“The thing the town has been doing for almost a couple of decades at this point is addressing that through a system of … study and control measures, sewer-system evaluation survey, work and related items to rehabilitate the sewer program,” he explained.

            Hills sought some big-picture perspective on I/I mitigations and expressed hope that in 20 years Marion would spend more time monitoring than fixing. Nichols said most customers repeat their I/I treatment cycles and noted that the regulators ask about these programs when towns come calling for permits.

            Nichols estimates that Marion will spend $4,000,000 on I/I mitigation over the 20 years of the CWMP and that $500,000 will need to be budgeted for sewer-access programs. He also pointed out that many little problems with pipe alignment or deterioration are discovered during I/I treatment.

            The pump stations were identified for capital improvements. Capital improvements for sewer pumping stations were listed accordingly: Creek Road replacement at $2,600,000; four other stations slated for major renovations totaling $6,000,000; three other stations slated needing renovations totaling $2,000,000; and force-main evaluations and improvements totaling $2,000,000 (not including the Front Street Pump Station force-main).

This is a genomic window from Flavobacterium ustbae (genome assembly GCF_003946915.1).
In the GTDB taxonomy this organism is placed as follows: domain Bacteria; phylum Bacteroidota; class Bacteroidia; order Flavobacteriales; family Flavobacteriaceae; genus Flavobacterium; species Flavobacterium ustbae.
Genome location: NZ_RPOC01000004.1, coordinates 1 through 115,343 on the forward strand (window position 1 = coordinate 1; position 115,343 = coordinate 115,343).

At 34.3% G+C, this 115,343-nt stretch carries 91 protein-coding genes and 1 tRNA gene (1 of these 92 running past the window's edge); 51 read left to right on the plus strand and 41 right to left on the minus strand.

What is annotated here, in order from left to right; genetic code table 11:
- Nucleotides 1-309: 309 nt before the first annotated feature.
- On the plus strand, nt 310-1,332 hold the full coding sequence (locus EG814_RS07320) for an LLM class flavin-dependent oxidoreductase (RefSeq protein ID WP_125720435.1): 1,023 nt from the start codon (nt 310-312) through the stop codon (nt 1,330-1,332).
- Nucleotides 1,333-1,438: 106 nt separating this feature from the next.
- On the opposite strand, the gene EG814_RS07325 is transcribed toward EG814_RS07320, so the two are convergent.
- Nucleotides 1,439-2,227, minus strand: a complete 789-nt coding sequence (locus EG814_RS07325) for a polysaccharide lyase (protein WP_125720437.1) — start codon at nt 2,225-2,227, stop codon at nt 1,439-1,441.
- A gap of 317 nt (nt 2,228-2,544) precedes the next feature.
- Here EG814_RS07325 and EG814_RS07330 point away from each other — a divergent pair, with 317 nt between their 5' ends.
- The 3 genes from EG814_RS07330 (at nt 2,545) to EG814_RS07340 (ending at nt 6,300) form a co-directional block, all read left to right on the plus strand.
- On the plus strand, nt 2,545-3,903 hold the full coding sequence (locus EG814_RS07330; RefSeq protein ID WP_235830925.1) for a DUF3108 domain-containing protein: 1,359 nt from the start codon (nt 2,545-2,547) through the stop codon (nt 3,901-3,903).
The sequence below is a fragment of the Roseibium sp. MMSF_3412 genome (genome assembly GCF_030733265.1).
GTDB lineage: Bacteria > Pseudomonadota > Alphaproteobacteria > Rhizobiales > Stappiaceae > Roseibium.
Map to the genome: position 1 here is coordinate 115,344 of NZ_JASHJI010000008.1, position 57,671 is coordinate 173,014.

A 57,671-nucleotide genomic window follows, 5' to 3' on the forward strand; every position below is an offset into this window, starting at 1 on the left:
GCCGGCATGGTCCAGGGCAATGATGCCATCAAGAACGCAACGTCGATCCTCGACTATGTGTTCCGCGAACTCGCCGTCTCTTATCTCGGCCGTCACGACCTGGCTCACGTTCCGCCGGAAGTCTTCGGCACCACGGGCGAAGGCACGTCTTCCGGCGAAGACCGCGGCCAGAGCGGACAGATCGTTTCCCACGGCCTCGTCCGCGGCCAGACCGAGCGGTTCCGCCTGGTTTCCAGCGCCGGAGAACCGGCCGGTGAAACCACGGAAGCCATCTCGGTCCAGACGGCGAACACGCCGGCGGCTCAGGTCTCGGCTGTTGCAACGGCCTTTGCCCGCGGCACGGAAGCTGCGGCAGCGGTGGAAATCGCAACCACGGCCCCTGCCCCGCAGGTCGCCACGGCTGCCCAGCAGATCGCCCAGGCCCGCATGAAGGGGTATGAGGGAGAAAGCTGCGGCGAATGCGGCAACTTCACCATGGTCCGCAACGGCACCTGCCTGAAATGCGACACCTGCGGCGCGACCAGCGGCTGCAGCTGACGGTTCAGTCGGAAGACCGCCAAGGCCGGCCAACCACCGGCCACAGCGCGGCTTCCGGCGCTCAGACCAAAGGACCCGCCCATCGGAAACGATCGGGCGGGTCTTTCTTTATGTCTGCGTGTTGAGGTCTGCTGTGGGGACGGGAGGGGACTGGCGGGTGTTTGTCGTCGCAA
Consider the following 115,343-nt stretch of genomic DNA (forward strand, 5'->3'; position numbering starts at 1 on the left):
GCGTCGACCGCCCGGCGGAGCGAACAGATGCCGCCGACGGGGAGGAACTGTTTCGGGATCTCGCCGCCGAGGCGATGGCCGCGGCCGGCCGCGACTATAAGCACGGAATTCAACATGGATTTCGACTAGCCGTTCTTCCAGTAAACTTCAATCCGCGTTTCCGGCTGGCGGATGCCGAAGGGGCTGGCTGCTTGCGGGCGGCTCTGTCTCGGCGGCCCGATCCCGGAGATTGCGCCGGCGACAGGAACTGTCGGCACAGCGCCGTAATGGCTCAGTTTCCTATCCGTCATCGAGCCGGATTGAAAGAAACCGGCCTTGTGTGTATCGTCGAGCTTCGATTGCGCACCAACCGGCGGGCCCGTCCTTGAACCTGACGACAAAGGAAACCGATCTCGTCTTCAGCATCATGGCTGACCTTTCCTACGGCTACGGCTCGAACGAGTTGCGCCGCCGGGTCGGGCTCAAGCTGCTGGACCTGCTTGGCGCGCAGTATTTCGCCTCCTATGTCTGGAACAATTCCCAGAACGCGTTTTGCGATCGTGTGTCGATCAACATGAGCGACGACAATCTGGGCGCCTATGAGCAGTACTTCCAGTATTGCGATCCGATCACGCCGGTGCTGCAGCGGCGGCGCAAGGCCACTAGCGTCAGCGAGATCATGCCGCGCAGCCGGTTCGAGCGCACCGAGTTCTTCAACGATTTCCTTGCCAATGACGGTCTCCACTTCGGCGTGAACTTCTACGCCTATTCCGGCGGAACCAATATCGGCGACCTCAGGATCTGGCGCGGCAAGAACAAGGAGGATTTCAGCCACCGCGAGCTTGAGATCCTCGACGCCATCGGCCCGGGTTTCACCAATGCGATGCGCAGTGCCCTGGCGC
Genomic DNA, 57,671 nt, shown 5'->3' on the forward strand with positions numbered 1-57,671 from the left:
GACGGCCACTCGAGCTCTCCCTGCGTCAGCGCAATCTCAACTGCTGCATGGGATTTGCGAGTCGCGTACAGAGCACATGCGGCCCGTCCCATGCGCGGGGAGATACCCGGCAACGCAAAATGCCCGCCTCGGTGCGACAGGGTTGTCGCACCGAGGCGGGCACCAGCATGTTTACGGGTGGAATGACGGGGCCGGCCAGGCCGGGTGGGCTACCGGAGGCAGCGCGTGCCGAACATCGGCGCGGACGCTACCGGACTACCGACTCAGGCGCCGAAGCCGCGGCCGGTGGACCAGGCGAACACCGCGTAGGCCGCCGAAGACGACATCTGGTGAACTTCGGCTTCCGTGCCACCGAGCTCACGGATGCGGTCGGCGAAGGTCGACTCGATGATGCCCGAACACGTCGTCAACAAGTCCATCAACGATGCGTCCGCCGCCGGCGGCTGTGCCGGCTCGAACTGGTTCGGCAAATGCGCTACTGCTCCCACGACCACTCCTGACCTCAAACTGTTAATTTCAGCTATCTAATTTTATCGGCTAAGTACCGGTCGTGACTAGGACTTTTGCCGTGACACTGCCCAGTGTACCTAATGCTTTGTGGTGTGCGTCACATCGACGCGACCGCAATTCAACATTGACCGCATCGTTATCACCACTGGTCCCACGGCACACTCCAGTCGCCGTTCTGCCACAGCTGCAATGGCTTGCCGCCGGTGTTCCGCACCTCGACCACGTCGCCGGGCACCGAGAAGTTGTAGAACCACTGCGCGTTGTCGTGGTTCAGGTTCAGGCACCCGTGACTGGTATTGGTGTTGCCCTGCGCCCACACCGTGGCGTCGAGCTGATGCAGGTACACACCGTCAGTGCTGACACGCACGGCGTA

Unsewered areas are the wildcard in the equation. While the town benefits with more ratepayers, the cost of the CWMP increases should sewer lines be extended into unsewered areas.

            Sewer extensions target up to 10 areas of town with a combined capital-cost projection reaching $40,000,000. Total CWMP capital recommendations approximate $60,000,000.

            While seeking permitting from the Environmental Protection Agency for more capacity at the Wastewater Treatment Plant, regionalization with Wareham remains a possibility.

            Implementation is something where Nichols says the town has control over which part of the program to implement right away.

            Munafo touched on a July 18 conference call with state and federal agencies and Marion’s permitting status. “I think, based on the call, it sounded like there was enough unresolved questions with what we already have on the table in addition to the additional flow and the loading that we requested in the application, they want to deal with those first,” he said.

            McGrail said that he and Munafo took most-recent Select Board member Toby Burr through the many slides from Nichols’ presentations to bring him up to speed.

            Ever since Marion held a public meeting on May 23, McGrail’s office has been inundated with concerns that the town is strategizing to alter homeowners’ grinder pumps. “For some reason, maybe it’s anxiety among grinder-pump customers, the focus is with approval of this plan we’re doing something that we know we’re not doing,” said McGrail.

            Nichols acknowledged that grinder pumps fall under the category of policy, a large segment of the CWMP, but it is a 20-year program and nothing has been decided so there is no reason for immediate concern, according to McGrail.

            The CWMP will next be discussed in a public forum sometime in September.

Marion Select Board

By Mick Colageo